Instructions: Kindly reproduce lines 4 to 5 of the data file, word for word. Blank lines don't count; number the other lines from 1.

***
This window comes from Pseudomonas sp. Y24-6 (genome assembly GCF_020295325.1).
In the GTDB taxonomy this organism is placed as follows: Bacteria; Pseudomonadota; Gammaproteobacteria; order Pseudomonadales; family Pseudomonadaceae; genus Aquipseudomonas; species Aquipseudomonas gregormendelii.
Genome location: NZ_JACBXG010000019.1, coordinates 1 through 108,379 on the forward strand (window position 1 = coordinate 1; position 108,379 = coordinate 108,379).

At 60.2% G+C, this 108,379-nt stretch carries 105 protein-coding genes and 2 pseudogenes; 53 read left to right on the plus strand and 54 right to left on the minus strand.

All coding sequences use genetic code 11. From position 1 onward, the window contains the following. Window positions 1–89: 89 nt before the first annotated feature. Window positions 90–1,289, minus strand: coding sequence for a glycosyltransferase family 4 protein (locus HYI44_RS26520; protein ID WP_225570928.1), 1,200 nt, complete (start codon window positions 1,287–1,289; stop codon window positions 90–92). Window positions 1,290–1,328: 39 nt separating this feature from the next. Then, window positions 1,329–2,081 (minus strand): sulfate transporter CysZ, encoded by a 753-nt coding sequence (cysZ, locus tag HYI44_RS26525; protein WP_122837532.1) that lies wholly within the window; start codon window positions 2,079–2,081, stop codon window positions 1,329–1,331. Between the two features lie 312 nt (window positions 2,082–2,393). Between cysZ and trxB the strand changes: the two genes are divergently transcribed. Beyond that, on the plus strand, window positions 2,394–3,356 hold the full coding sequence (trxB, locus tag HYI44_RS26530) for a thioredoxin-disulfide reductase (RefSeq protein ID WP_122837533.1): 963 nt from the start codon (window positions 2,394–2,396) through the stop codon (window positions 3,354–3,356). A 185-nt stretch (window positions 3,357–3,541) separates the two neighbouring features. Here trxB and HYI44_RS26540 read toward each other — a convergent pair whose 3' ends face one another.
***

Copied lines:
At 60.2% G+C, this 108,379-nt stretch carries 105 protein-coding genes and 2 pseudogenes; 53 read left to right on the plus strand and 54 right to left on the minus strand.

All coding sequences use genetic code 11. From position 1 onward, the window contains the following. Window positions 1–89: 89 nt before the first annotated feature. Window positions 90–1,289, minus strand: coding sequence for a glycosyltransferase family 4 protein (locus HYI44_RS26520; protein ID WP_225570928.1), 1,200 nt, complete (start codon window positions 1,287–1,289; stop codon window positions 90–92). Window positions 1,290–1,328: 39 nt separating this feature from the next. Then, window positions 1,329–2,081 (minus strand): sulfate transporter CysZ, encoded by a 753-nt coding sequence (cysZ, locus tag HYI44_RS26525; protein WP_122837532.1) that lies wholly within the window; start codon window positions 2,079–2,081, stop codon window positions 1,329–1,331. Between the two features lie 312 nt (window positions 2,082–2,393). Between cysZ and trxB the strand changes: the two genes are divergently transcribed. Beyond that, on the plus strand, window positions 2,394–3,356 hold the full coding sequence (trxB, locus tag HYI44_RS26530) for a thioredoxin-disulfide reductase (RefSeq protein ID WP_122837533.1): 963 nt from the start codon (window positions 2,394–2,396) through the stop codon (window positions 3,354–3,356). A 185-nt stretch (window positions 3,357–3,541) separates the two neighbouring features. Here trxB and HYI44_RS26540 read toward each other — a convergent pair whose 3' ends face one another.